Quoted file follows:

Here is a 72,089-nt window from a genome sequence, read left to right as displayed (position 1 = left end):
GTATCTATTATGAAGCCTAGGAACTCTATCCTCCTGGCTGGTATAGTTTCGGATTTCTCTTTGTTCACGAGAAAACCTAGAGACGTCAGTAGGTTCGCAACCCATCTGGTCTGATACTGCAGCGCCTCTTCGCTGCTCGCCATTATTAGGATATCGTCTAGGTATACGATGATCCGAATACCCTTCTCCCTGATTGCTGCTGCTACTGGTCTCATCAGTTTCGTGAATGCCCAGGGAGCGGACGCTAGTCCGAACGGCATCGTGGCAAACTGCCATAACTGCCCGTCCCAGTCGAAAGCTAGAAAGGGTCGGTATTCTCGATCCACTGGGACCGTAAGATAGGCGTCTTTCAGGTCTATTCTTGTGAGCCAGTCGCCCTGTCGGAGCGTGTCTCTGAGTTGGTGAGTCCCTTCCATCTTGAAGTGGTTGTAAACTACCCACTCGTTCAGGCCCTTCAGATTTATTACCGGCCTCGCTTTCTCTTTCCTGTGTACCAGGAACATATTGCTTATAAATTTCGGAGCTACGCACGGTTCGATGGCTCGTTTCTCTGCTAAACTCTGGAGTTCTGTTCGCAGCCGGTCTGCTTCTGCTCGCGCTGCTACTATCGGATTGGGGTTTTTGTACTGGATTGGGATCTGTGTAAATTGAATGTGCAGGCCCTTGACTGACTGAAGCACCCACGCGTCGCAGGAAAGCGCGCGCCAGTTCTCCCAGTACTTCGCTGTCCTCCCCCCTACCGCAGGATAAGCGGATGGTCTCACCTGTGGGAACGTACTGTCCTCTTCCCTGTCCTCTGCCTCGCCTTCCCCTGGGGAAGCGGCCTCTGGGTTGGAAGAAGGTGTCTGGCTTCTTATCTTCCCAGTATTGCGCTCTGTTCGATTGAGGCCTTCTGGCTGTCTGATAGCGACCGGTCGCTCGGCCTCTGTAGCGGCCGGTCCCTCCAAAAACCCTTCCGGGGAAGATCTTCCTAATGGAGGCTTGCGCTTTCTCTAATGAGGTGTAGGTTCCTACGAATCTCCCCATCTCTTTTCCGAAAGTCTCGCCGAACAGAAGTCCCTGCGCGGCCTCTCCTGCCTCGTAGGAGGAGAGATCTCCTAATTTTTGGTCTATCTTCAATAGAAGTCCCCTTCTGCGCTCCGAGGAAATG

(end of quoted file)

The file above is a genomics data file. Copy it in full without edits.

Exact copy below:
Here is a 72,089-nt window from a genome sequence, read left to right as displayed (position 1 = left end):
GTATCTATTATGAAGCCTAGGAACTCTATCCTCCTGGCTGGTATAGTTTCGGATTTCTCTTTGTTCACGAGAAAACCTAGAGACGTCAGTAGGTTCGCAACCCATCTGGTCTGATACTGCAGCGCCTCTTCGCTGCTCGCCATTATTAGGATATCGTCTAGGTATACGATGATCCGAATACCCTTCTCCCTGATTGCTGCTGCTACTGGTCTCATCAGTTTCGTGAATGCCCAGGGAGCGGACGCTAGTCCGAACGGCATCGTGGCAAACTGCCATAACTGCCCGTCCCAGTCGAAAGCTAGAAAGGGTCGGTATTCTCGATCCACTGGGACCGTAAGATAGGCGTCTTTCAGGTCTATTCTTGTGAGCCAGTCGCCCTGTCGGAGCGTGTCTCTGAGTTGGTGAGTCCCTTCCATCTTGAAGTGGTTGTAAACTACCCACTCGTTCAGGCCCTTCAGATTTATTACCGGCCTCGCTTTCTCTTTCCTGTGTACCAGGAACATATTGCTTATAAATTTCGGAGCTACGCACGGTTCGATGGCTCGTTTCTCTGCTAAACTCTGGAGTTCTGTTCGCAGCCGGTCTGCTTCTGCTCGCGCTGCTACTATCGGATTGGGGTTTTTGTACTGGATTGGGATCTGTGTAAATTGAATGTGCAGGCCCTTGACTGACTGAAGCACCCACGCGTCGCAGGAAAGCGCGCGCCAGTTCTCCCAGTACTTCGCTGTCCTCCCCCCTACCGCAGGATAAGCGGATGGTCTCACCTGTGGGAACGTACTGTCCTCTTCCCTGTCCTCTGCCTCGCCTTCCCCTGGGGAAGCGGCCTCTGGGTTGGAAGAAGGTGTCTGGCTTCTTATCTTCCCAGTATTGCGCTCTGTTCGATTGAGGCCTTCTGGCTGTCTGATAGCGACCGGTCGCTCGGCCTCTGTAGCGGCCGGTCCCTCCAAAAACCCTTCCGGGGAAGATCTTCCTAATGGAGGCTTGCGCTTTCTCTAATGAGGTGTAGGTTCCTACGAATCTCCCCATCTCTTTTCCGAAAGTCTCGCCGAACAGAAGTCCCTGCGCGGCCTCTCCTGCCTCGTAGGAGGAGAGATCTCCTAATTTTTGGTCTATCTTCAATAGAAGTCCCCTTCTGCGCTCCGAGGAAATG